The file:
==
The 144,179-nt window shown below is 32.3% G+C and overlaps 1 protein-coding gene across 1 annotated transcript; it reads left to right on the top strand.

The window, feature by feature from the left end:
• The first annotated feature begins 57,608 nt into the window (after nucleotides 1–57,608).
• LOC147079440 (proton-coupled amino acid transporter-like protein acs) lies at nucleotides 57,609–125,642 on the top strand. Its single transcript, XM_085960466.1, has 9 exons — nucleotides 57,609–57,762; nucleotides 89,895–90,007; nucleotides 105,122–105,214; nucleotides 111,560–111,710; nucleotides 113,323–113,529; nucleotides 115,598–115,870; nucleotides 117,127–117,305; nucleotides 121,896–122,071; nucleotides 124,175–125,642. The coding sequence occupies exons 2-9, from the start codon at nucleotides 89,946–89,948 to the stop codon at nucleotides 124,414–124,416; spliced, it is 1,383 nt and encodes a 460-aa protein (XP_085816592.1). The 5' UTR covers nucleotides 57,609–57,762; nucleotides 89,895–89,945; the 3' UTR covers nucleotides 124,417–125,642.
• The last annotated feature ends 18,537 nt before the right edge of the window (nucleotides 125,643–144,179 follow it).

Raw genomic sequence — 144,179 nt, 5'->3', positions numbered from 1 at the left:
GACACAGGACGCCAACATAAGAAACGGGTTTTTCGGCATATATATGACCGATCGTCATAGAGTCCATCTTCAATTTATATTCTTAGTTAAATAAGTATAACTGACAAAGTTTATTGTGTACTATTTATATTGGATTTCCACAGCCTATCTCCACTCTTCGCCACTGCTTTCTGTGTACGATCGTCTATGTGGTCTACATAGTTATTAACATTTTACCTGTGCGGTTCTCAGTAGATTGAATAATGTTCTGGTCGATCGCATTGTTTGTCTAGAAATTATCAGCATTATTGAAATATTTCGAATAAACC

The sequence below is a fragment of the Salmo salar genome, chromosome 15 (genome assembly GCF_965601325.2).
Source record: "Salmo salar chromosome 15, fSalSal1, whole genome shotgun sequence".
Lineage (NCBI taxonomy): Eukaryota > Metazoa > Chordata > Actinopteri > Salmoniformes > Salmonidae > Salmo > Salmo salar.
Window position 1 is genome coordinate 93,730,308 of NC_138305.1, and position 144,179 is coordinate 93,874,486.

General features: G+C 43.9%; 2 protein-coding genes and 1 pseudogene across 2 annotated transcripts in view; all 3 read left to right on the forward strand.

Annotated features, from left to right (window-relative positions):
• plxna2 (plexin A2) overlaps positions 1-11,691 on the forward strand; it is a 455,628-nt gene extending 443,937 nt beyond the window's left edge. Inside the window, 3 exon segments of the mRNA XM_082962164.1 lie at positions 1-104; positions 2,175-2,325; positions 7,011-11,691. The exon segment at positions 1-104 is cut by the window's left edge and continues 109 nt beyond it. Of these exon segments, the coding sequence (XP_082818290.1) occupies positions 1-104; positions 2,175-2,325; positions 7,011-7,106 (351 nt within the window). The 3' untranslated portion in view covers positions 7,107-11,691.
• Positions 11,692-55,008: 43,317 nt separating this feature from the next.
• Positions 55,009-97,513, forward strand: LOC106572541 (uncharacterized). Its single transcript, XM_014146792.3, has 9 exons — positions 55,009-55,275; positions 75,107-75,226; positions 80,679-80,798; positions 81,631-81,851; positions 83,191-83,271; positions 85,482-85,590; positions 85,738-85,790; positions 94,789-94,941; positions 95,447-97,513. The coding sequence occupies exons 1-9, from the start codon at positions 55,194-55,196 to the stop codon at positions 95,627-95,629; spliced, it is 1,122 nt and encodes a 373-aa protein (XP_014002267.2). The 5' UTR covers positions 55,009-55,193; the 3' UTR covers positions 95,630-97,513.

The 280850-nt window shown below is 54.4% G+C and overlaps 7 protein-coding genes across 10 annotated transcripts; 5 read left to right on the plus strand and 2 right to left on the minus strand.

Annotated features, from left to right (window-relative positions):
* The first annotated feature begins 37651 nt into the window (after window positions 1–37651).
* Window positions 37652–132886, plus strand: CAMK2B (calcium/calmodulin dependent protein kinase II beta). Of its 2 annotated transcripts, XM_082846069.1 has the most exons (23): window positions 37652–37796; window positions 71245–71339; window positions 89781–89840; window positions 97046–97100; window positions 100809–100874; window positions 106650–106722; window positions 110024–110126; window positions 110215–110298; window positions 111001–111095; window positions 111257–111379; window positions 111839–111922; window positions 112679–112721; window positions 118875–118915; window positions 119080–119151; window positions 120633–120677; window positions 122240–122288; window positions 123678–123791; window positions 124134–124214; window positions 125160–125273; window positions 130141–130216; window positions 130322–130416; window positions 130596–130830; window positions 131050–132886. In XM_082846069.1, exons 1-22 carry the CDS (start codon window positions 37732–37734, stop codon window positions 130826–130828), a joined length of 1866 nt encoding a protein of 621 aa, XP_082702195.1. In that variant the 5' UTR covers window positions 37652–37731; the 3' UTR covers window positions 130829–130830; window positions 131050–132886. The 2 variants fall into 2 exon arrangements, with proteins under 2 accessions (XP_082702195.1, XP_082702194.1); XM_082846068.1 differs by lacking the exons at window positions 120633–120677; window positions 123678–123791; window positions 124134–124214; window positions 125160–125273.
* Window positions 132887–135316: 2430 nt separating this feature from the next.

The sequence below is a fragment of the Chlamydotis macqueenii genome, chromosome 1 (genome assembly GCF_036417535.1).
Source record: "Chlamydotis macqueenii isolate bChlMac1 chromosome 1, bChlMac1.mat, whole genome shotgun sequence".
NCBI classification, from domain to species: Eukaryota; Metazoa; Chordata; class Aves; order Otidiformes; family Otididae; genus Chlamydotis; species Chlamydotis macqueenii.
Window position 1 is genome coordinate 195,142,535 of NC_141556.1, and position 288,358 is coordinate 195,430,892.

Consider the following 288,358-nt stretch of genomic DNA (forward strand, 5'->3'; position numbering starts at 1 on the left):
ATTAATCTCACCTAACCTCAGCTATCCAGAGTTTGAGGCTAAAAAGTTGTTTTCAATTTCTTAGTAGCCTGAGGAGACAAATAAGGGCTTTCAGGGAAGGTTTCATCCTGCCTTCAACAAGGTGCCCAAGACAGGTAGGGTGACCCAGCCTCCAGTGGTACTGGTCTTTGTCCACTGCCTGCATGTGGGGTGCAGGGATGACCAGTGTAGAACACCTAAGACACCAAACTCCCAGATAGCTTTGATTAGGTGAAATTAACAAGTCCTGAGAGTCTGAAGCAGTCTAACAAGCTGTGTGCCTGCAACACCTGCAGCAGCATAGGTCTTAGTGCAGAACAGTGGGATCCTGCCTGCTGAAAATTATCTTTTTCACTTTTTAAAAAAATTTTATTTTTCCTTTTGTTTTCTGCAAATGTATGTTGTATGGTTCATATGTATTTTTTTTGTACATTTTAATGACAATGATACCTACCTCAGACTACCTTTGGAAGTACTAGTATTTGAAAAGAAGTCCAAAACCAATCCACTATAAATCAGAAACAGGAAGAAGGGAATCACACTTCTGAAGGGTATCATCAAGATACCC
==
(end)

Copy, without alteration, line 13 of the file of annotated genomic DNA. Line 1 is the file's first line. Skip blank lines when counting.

Annotated features, from left to right (window-relative positions):